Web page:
Research Fellows Directory
Dr Erika Mancini
University of Oxford
The DNA in every cell of our body is compressed 20,000 times in length into a compact, highly ordered structure called chromatin, enabling it to fit into the tiny cell nucleus. This compression is achieved by protein complexes called histones that spool the DNA around themselves forming nucleosomes, which are carefully stacked into higher order structures. This tight packaging is a barrier to a huge numbers of factors that need to gain access to the DNA during the fundamental processes of life. The chromatin is therefore continuously packed and unpacked, a process known as chromatin remodelling. To remodel the chromatin, cells use specialised protein complexes called chromatin remodelling proteins. These proteins not only need to locate the right piece of DNA that is to be made accessible, but once they find it, they also need to slide the DNA string along the spools and unravel it.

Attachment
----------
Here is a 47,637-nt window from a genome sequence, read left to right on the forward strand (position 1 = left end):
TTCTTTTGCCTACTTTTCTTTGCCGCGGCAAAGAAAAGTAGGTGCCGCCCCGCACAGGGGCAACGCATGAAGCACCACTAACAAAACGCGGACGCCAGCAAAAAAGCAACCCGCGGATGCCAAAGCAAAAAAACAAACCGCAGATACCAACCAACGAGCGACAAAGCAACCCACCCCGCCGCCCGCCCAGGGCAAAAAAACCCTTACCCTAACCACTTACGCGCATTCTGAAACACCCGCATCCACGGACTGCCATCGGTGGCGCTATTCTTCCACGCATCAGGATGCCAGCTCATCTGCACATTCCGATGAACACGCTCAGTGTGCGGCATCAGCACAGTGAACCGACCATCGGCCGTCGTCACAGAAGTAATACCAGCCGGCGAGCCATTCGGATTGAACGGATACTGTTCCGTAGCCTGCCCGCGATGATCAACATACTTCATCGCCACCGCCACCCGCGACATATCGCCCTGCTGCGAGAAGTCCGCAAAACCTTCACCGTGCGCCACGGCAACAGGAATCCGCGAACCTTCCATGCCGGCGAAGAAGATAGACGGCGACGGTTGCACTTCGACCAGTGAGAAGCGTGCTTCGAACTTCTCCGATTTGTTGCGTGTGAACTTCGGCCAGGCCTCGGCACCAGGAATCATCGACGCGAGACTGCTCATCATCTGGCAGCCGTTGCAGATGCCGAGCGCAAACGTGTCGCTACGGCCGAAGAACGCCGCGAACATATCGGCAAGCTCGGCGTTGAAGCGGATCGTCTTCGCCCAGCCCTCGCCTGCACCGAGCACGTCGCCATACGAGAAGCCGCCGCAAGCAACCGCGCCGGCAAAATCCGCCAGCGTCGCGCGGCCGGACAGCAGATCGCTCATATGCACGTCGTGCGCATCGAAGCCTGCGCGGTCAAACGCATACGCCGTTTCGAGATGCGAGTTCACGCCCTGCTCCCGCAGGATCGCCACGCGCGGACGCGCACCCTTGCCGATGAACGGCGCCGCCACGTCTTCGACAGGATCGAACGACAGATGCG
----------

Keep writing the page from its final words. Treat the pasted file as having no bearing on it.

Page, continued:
Because of their important role, when components of these complexes are missing or mutated, cells lose the ability to properly control their fates and growth. The aberrant regulation of chromatin structure caused by malfunctioning chromatin remodelling proteins affects the expression of many genes in many tissues and can cause a wide range of diseases. including cancer.
Despite their importance for human health, not much is known about chromatin remodelling proteins. My group at the Wellcome Trust Centre for Human Genetics (Oxford), in collaboration many researchers around the world, is interested in the fundamental question of how chromatin remodelling proteins work and how their activity regulates and controls genes. I am hoping to use two techniques called X-ray crystallography and electron microscopy, which allow you to look with amazing details at very small objects, to have a closer look at the shape of these chromatin remodelling complexes. I hope to obtain snapshots at atomic level that show how chromatin remodelling complexes perform their very important task within the cell.
Interests and expertise (Subject groups)